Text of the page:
• Computes same as RQ
    • R above 1.0 is overbreathing exhuastive exercise
    • R below .6 is following exhaustive exercise
  21. Energy Expenditure
    • Three factors determine total daily energy expenditure
    • Resting metabolic rate
    • Thermogenic influence of food consumed
    • Energy expended during physical activity and recovery
  22. Basil Metabolic Rate
    • Minimum energy required sustains the body's funciton
    • Regular exercise slows a decrease in metab with age
    • Lower in femail compared to males
  23. Factors Affecting Energy Expenditure
    • TDEE: Sum of energy required in basal and resting metabolism, thermogenic influences
    • Physical Activity: 15-30 %
    • Dietary-induced thermogenesis: 10-35 %
    • Climate- 5-20% more
  24. Resting Metabolic rate
    • Includes basal and sleeping conditions plus teh added energy cost of arousal
    • Energy required to perform vital body functions such as respiration and heart rate while the body is at rest
    • 60-70% dialy Daily energy expenditure
    • 10% eating
    • 15-30 % Physical activity
  25. Average daily rates of energy expenditure
    • Spends 75% of day in sedentary activities 
    • Called homosedentarius
    • 60% of american adults don't do enough to provide benefits
    • More than 25% receive no additional activity
    • During day time spent sleeping (8), sitting (6), standing (6), walking (2), recreational activity (2)
  26. Metabolic Equivalent (MET)
    • One MET represents an adult's average seated, resting oxygen consumption or energy expenditure
    • A 2MET activity requries twice the resting metabolis or about 500 ML of oxygen per minute
    • Convenient way to rate exercise intensity with respect to a resting baseline
    • 10 METs =11.7 Kcal min
  27. Energy Balance Equation
    • Body mass remains constant when caloric intake equals caloric expenditure.
    • 3500 kCal approximately equals 1 lb of stored body fat
    • Consume 3500 extra kCal, gain 1 pound
    • Burn 3500 kCal, lose 1 pound
  28. Principles of Good Eating
    • Variety
    • Balance
    • Moderation
  29. Variety
    Choosing from variety creates sufficient amounts of all required nurtrients
  30. Balance
    • Indicates the intake of nutrients from the major food groups
    • Provides no deficiency
  31. Moderation
    • Appropriate planning to maintain balanced nutritent intake thorughout day
    • Moderates instead of eliminate
  32. MyPyramid
    • Personalized based on age sex and level of exercise
    • Based on 2005 dietary guidelines for americans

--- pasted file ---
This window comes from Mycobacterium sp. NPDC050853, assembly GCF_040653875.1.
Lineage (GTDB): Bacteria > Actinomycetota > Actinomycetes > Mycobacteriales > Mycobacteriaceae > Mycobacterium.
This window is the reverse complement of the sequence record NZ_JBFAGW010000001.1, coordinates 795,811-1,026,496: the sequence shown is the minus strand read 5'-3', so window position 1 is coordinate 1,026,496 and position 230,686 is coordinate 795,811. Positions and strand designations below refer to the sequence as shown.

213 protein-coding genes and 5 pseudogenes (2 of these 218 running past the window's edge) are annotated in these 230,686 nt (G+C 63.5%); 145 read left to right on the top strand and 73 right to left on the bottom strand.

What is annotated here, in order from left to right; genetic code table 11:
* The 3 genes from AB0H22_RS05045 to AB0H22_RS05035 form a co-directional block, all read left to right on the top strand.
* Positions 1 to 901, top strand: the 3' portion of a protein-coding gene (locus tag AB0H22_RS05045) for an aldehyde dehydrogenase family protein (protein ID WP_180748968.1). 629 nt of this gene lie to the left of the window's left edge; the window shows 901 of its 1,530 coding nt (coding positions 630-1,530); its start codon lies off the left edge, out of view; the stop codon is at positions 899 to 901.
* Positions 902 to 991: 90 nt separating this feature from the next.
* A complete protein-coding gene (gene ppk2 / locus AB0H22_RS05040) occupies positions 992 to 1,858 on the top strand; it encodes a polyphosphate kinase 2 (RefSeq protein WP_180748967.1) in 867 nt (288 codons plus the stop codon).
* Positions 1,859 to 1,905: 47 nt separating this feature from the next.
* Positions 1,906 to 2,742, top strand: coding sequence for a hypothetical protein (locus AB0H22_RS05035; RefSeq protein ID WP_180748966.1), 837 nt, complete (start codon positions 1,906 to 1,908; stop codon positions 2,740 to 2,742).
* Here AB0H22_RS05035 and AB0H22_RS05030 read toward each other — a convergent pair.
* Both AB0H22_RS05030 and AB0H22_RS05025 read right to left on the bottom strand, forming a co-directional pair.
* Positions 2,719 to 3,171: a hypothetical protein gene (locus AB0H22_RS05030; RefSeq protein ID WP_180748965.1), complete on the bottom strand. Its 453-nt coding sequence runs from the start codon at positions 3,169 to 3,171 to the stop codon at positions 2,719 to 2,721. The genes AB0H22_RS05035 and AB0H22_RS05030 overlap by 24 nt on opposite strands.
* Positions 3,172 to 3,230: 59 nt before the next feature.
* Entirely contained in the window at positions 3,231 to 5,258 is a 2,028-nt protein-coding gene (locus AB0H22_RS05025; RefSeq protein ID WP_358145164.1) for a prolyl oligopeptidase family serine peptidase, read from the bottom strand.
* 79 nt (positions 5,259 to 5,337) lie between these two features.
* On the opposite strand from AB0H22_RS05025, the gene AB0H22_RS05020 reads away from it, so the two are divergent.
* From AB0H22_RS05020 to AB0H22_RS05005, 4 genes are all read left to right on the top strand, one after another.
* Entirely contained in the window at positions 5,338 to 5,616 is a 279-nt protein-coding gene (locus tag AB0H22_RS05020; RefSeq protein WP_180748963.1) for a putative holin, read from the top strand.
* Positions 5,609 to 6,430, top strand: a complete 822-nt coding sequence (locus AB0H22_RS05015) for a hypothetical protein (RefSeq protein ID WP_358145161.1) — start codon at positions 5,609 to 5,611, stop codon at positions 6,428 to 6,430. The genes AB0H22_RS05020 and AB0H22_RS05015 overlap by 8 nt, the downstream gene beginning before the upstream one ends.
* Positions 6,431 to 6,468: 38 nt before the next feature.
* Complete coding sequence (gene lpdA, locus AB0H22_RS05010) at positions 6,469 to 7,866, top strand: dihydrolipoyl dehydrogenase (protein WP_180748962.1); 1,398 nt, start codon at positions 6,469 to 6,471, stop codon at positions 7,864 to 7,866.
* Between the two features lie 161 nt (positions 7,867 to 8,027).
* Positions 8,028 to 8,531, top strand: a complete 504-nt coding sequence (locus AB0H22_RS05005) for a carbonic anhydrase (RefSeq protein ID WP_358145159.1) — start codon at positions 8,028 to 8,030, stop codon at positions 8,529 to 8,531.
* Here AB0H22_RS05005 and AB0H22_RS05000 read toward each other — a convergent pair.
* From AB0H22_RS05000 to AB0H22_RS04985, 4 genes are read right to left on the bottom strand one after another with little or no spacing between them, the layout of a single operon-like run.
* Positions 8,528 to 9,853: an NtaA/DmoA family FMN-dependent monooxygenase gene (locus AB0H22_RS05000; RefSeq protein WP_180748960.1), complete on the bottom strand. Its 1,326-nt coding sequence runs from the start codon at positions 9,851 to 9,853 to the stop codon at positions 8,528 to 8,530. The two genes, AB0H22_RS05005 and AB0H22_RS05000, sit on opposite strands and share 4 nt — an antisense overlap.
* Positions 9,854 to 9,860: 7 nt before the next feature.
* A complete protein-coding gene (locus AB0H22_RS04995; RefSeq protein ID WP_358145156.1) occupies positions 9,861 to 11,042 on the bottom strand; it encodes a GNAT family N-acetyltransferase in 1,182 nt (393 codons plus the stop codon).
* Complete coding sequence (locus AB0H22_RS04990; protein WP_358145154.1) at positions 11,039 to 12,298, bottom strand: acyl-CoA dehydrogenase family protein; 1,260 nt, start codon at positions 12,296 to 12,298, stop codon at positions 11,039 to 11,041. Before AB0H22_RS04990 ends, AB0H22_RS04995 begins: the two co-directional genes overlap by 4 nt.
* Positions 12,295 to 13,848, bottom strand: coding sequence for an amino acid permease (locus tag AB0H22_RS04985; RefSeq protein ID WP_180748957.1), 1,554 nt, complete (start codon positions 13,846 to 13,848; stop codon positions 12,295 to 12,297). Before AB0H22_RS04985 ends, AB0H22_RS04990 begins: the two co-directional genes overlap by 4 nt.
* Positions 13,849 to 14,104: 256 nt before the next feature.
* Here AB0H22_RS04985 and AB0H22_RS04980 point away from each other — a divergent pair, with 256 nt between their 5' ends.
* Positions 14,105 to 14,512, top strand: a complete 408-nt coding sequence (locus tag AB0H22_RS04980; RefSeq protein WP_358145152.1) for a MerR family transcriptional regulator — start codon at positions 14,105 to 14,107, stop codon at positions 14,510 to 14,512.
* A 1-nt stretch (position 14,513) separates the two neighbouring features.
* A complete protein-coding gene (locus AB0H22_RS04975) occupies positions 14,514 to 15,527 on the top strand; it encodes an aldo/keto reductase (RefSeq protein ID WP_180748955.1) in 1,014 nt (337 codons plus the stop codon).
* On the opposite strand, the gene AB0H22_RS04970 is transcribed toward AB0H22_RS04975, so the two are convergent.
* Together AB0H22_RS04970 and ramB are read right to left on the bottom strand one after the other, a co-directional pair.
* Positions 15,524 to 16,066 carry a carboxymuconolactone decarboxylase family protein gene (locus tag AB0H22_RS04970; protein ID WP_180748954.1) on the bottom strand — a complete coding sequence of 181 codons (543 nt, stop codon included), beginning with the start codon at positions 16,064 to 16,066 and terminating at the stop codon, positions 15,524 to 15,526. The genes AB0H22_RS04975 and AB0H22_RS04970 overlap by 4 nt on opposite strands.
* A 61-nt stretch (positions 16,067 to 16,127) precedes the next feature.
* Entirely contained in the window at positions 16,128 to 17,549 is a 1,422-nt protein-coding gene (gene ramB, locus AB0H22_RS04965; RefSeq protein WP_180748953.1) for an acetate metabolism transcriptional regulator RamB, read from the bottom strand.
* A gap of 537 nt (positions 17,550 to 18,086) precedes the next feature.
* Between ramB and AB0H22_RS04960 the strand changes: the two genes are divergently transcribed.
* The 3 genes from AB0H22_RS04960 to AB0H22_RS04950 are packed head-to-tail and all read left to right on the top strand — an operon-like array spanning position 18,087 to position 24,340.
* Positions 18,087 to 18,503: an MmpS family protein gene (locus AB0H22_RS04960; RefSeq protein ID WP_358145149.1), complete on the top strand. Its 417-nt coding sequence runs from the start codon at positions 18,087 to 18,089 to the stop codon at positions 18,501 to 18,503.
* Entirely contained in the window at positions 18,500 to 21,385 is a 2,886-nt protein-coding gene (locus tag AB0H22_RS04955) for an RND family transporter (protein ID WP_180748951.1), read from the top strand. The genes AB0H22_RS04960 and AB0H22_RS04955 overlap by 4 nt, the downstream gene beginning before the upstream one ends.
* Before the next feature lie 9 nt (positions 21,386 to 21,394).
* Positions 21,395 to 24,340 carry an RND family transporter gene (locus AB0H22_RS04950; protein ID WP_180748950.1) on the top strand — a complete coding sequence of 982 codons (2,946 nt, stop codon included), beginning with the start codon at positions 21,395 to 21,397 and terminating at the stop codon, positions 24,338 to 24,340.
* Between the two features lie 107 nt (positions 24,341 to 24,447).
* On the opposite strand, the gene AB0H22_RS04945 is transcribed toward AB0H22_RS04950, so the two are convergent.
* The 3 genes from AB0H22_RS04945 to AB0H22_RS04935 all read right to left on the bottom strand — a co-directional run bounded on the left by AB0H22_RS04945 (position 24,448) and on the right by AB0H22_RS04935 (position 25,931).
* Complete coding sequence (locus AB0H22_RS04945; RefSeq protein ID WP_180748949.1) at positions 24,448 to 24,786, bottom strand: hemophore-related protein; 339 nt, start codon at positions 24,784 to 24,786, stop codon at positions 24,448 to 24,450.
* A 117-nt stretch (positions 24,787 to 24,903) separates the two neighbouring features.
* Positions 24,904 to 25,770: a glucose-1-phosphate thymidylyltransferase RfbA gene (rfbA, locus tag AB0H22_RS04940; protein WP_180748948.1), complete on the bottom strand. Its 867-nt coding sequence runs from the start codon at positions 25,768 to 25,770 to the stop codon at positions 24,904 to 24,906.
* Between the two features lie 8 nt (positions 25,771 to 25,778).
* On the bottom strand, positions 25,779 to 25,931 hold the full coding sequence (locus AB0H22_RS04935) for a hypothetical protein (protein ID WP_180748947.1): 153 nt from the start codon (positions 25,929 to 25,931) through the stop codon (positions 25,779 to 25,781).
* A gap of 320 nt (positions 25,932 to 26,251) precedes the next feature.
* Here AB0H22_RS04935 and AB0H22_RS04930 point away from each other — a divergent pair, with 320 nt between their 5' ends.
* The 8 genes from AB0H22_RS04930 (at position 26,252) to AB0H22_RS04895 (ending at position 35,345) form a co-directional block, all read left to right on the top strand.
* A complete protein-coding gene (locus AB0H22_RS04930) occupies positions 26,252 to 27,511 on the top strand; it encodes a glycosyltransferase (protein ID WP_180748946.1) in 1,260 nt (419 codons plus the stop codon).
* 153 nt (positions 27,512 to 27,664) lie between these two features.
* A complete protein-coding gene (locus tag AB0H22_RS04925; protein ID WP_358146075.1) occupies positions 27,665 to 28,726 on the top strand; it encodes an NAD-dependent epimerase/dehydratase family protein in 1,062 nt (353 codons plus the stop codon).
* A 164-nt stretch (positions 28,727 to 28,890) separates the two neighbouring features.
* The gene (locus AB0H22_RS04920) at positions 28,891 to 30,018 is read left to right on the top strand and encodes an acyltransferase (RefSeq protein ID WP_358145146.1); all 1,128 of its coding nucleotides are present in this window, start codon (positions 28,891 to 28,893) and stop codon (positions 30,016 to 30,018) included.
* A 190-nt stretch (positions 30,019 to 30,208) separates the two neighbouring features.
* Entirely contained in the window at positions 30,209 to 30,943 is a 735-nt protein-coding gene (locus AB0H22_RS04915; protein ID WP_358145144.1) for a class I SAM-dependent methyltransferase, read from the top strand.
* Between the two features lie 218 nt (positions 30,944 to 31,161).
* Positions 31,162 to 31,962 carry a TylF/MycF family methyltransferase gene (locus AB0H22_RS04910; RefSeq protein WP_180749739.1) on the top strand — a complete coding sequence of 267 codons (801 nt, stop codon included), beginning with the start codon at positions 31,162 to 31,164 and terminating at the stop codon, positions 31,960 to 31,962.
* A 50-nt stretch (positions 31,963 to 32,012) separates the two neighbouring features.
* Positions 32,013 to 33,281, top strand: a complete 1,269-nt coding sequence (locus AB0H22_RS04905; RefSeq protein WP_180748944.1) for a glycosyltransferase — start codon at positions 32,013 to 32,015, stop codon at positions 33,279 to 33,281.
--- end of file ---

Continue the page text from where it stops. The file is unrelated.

• Includes a figure walking up the side of the pyramid to emphasize at least 30 minutes of moderate to vigorous daily physical activity
  33. Dietary Guidelines
    • Control caloric intake to manage body weight
    • Consume a variety of foods
    • Increase daily intake of fruits, vegetables, whole grains, and nonfat or low-fat milk and milk products
    • Choose fats wisely for good health
    • Choose carbohydrates wisely for good health. 
    • Choose and prepare foods with little salt
    • If you drink alcoholic beverages, do so in moderation
    • Be physically active every day
    • Keep food safe to eat.
  34. Serving Size
    • USDA pasta serving .5 cup, FDA is 1 cup
    • 30 minutes a day and 60 minutes for kids
    • Emphasize whole grain consumption
  35. Diet Quality Index
    • Provides a general indication of the healthfulness of one's diet 
    • Scoring schema based on risk gradient associated with diet and major diet related chronic diseases
    • Score 4 or less is more healthful
    • score of 10 or more less healthful
  36. Healthy Eating Index
    • By USDA for nutrition promotion activities and to monitor changes in diet quality over time
    • Poor diet = 65
    • Good = > 85
    • Higher up score the better
  37. Protein Intake
    • RDA = .8 kg of body mass
    • Eating a high-carbohydrate diet with dequate energy intake conserves muscle protein in individuals who engage in protracted intense
    • training
    • Those in endurance training = 1.2 to 1.4 g of high-quality protein per kg of body mass daily
    • Those who resistance train may benefit from 1.6 g/kg of body mass
  38. Simple Amino Acids
    • Some athletes supplement with simple amino acids.
    • Advocates believe the body absorbs the simple amino acidvmolecule more readily.